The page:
On occasions when you say "NO SPOILERS" in response postings, is that your way of saying, "Some questions have a way of answering themselves if you wait and observe"?
Hi Greg! I'm a journalist and a huge fan from Norway. I'm wondering if you are attending this year's SDCC? If so, can I contact you regarding a possible interview or at least buying you a drink at some poing?
I did - briefly - attend SDCC this past summer. Sorry I'm only seeing this now. For short term questions, you're better off trying to reach me on Twitter @Greg_Weisman
Now, the truth is that I don't check Twitter that often either, but I tend to close to an event like a convention.
I asked a question back in February that was removed from the site. I mentioned this in the comments section of your Facebook page. So here it is again: In light of the fact that you say there are LGBTQ+ characters on Young Justice I would like to know if there are any Christian and/or homeschooled characters on the show? As I said on your Facebook page you don't have to give me a favorable response I just want a response at all.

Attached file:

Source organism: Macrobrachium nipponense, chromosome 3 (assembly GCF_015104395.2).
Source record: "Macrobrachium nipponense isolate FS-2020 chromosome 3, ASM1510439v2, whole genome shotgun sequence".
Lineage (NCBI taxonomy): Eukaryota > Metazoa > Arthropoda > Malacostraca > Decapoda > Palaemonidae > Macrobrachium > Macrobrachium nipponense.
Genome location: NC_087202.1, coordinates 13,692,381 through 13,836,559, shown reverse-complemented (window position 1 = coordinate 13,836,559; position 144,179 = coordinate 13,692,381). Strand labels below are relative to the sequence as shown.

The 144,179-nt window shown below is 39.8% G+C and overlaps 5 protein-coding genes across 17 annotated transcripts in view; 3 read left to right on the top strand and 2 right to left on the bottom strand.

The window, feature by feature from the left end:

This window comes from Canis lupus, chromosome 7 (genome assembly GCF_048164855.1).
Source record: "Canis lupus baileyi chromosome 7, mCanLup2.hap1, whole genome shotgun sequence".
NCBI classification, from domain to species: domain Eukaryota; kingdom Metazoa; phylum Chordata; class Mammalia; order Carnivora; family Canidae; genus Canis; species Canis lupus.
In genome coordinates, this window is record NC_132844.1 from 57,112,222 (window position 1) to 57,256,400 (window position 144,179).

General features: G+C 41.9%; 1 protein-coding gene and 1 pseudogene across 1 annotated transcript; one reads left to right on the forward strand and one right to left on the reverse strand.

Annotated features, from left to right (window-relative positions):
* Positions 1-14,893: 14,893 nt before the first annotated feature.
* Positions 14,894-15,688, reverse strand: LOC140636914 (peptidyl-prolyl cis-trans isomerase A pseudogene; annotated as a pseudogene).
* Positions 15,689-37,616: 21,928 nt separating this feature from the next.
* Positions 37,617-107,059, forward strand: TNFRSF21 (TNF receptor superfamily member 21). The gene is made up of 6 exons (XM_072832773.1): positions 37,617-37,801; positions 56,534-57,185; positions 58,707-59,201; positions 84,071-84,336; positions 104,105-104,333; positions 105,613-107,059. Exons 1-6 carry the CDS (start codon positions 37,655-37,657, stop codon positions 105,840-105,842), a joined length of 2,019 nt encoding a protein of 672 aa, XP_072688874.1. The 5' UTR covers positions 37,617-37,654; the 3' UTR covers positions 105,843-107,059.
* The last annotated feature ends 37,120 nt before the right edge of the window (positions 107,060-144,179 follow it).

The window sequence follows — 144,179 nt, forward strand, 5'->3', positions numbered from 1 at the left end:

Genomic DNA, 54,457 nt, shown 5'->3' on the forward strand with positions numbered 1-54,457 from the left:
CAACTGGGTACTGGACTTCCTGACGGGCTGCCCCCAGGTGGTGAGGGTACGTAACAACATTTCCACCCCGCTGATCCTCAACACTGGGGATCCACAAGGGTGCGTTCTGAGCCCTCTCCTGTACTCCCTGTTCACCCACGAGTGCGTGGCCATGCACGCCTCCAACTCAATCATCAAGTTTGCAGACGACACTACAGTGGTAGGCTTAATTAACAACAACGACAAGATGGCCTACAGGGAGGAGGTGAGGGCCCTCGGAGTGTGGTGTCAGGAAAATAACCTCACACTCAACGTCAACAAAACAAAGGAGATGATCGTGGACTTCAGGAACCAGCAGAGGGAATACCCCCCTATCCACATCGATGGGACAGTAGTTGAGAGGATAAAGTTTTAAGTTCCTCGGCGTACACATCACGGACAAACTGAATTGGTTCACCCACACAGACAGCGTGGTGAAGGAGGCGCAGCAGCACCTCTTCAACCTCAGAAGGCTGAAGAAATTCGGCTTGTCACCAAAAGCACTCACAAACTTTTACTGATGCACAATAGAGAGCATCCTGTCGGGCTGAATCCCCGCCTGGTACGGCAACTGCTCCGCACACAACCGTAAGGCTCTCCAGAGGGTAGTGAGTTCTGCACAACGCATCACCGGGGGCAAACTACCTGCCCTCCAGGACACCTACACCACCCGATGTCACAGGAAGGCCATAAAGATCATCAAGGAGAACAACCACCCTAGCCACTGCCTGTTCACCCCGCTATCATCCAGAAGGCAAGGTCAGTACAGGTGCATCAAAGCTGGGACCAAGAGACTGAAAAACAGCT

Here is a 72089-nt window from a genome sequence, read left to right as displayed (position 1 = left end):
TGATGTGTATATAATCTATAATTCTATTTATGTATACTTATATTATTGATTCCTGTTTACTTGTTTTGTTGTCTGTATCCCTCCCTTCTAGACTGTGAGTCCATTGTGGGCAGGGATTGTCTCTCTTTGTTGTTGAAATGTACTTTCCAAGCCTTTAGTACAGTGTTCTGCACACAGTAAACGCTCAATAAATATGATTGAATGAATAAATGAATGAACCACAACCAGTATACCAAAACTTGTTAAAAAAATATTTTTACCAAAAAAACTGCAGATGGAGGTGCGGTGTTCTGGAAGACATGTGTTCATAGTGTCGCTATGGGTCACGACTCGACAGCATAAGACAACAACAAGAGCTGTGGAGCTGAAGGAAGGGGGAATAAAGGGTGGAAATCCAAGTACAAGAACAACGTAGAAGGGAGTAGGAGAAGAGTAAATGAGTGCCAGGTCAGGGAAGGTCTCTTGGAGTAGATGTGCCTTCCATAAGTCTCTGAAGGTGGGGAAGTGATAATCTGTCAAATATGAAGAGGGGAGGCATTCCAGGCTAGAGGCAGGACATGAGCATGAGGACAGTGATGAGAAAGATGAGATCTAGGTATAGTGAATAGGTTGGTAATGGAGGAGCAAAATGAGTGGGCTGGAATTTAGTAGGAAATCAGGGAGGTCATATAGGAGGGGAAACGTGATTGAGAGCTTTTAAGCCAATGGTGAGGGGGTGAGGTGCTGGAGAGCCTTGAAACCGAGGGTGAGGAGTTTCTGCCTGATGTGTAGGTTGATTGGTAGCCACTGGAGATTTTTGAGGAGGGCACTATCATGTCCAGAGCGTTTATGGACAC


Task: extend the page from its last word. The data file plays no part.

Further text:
I'm not sure what "In light of the fact" is supposed to mean, but, yes, the Wests, Allens, Garricks, Zataras, Ervins, etc. are all one denomination of Christian or another, as are many - if not most - of the cast and supporting cast, in light of the fact that Christianity (in all its forms) is still the majority religion in the United States.
Actually, I seem to recall I've broken down the religious denominations of all the leads. Check the Ask Greg Young Justice archives.
Beast Boy was homeschooled.
And, just so you know, I haven't been on either of my Facebook pages in over a year. Even before I began my social media hiatus this year, I had to give up on Facebook, because it kept crashing my phone.